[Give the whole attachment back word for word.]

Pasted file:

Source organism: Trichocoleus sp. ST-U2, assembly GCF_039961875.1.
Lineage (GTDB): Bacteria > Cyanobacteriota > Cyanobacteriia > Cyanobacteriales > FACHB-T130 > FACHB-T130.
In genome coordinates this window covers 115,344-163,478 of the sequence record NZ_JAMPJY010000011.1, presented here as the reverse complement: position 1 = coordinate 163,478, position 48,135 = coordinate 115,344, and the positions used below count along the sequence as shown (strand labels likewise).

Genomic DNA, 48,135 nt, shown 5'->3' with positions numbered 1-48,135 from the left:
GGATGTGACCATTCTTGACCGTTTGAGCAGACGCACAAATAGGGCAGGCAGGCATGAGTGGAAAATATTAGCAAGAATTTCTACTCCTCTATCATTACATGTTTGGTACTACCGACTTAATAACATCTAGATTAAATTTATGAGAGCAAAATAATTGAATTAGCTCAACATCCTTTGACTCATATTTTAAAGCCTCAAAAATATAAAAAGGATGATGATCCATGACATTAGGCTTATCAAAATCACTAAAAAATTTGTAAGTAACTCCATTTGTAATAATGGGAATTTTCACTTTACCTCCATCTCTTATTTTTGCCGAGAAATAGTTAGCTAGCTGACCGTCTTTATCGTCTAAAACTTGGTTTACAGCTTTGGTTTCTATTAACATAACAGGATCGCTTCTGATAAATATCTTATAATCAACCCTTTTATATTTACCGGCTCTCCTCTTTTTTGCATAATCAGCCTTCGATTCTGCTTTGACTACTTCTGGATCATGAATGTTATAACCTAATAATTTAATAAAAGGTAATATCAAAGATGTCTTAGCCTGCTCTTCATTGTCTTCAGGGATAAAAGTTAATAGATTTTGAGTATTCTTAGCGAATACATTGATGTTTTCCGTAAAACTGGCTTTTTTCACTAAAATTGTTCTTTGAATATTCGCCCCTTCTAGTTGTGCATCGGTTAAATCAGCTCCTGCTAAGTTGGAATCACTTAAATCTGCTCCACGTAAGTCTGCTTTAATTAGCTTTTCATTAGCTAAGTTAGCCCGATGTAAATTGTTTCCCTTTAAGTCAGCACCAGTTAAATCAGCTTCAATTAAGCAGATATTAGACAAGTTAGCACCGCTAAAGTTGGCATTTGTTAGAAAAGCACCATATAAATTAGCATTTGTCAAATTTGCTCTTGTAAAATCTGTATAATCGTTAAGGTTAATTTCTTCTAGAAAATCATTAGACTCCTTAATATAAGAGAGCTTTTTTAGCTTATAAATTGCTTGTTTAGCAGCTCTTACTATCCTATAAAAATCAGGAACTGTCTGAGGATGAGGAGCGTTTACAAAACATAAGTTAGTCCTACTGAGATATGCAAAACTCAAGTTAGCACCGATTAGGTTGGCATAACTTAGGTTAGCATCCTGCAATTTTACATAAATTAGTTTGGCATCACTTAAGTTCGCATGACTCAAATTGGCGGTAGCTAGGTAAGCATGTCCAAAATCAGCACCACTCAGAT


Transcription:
Source organism: Trichocoleus sp. ST-U2, assembly GCF_039961875.1.
Lineage (GTDB): Bacteria > Cyanobacteriota > Cyanobacteriia > Cyanobacteriales > FACHB-T130 > FACHB-T130.
In genome coordinates this window covers 115,344-163,478 of the sequence record NZ_JAMPJY010000011.1, presented here as the reverse complement: position 1 = coordinate 163,478, position 48,135 = coordinate 115,344, and the positions used below count along the sequence as shown (strand labels likewise).

Genomic DNA, 48,135 nt, shown 5'->3' with positions numbered 1-48,135 from the left:
GGATGTGACCATTCTTGACCGTTTGAGCAGACGCACAAATAGGGCAGGCAGGCATGAGTGGAAAATATTAGCAAGAATTTCTACTCCTCTATCATTACATGTTTGGTACTACCGACTTAATAACATCTAGATTAAATTTATGAGAGCAAAATAATTGAATTAGCTCAACATCCTTTGACTCATATTTTAAAGCCTCAAAAATATAAAAAGGATGATGATCCATGACATTAGGCTTATCAAAATCACTAAAAAATTTGTAAGTAACTCCATTTGTAATAATGGGAATTTTCACTTTACCTCCATCTCTTATTTTTGCCGAGAAATAGTTAGCTAGCTGACCGTCTTTATCGTCTAAAACTTGGTTTACAGCTTTGGTTTCTATTAACATAACAGGATCGCTTCTGATAAATATCTTATAATCAACCCTTTTATATTTACCGGCTCTCCTCTTTTTTGCATAATCAGCCTTCGATTCTGCTTTGACTACTTCTGGATCATGAATGTTATAACCTAATAATTTAATAAAAGGTAATATCAAAGATGTCTTAGCCTGCTCTTCATTGTCTTCAGGGATAAAAGTTAATAGATTTTGAGTATTCTTAGCGAATACATTGATGTTTTCCGTAAAACTGGCTTTTTTCACTAAAATTGTTCTTTGAATATTCGCCCCTTCTAGTTGTGCATCGGTTAAATCAGCTCCTGCTAAGTTGGAATCACTTAAATCTGCTCCACGTAAGTCTGCTTTAATTAGCTTTTCATTAGCTAAGTTAGCCCGATGTAAATTGTTTCCCTTTAAGTCAGCACCAGTTAAATCAGCTTCAATTAAGCAGATATTAGACAAGTTAGCACCGCTAAAGTTGGCATTTGTTAGAAAAGCACCATATAAATTAGCATTTGTCAAATTTGCTCTTGTAAAATCTGTATAATCGTTAAGGTTAATTTCTTCTAGAAAATCATTAGACTCCTTAATATAAGAGAGCTTTTTTAGCTTATAAATTGCTTGTTTAGCAGCTCTTACTATCCTATAAAAATCAGGAACTGTCTGAGGATGAGGAGCGTTTACAAAACATAAGTTAGTCCTACTGAGATATGCAAAACTCAAGTTAGCACCGATTAGGTTGGCATAACTTAGGTTAGCATCCTGCAATTTTACATAAATTAGTTTGGCATCACTTAAGTTCGCATGACTCAAATTGGCGGTAGCTAGGTAAGCATGTCCAAAATCAGCACCACTCAGAT